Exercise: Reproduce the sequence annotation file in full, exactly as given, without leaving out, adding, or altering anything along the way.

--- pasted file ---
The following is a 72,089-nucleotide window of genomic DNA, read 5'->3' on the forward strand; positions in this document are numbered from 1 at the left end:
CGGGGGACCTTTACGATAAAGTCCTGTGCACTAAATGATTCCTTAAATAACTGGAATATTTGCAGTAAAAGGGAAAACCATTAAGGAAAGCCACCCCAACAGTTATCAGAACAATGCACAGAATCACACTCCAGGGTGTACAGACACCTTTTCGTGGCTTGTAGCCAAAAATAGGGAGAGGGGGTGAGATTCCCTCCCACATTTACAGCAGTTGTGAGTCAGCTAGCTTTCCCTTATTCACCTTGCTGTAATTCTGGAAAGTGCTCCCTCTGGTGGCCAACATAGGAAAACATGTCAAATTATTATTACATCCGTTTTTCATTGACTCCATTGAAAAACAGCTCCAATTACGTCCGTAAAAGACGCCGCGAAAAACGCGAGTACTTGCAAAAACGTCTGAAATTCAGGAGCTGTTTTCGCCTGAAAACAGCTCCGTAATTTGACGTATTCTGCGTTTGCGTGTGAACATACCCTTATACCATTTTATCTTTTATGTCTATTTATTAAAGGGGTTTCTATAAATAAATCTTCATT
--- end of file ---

The following is a 72,089-nucleotide window of genomic DNA, read 5'->3' on the forward strand; positions in this document are numbered from 1 at the left end:
CGGGGGACCTTTACGATAAAGTCCTGTGCACTAAATGATTCCTTAAATAACTGGAATATTTGCAGTAAAAGGGAAAACCATTAAGGAAAGCCACCCCAACAGTTATCAGAACAATGCACAGAATCACACTCCAGGGTGTACAGACACCTTTTCGTGGCTTGTAGCCAAAAATAGGGAGAGGGGGTGAGATTCCCTCCCACATTTACAGCAGTTGTGAGTCAGCTAGCTTTCCCTTATTCACCTTGCTGTAATTCTGGAAAGTGCTCCCTCTGGTGGCCAACATAGGAAAACATGTCAAATTATTATTACATCCGTTTTTCATTGACTCCATTGAAAAACAGCTCCAATTACGTCCGTAAAAGACGCCGCGAAAAACGCGAGTACTTGCAAAAACGTCTGAAATTCAGGAGCTGTTTTCGCCTGAAAACAGCTCCGTAATTTGACGTATTCTGCGTTTGCGTGTGAACATACCCTTATACCATTTTATCTTTTATGTCTATTTATTAAAGGGGTTTCTATAAATAAATCTTCATT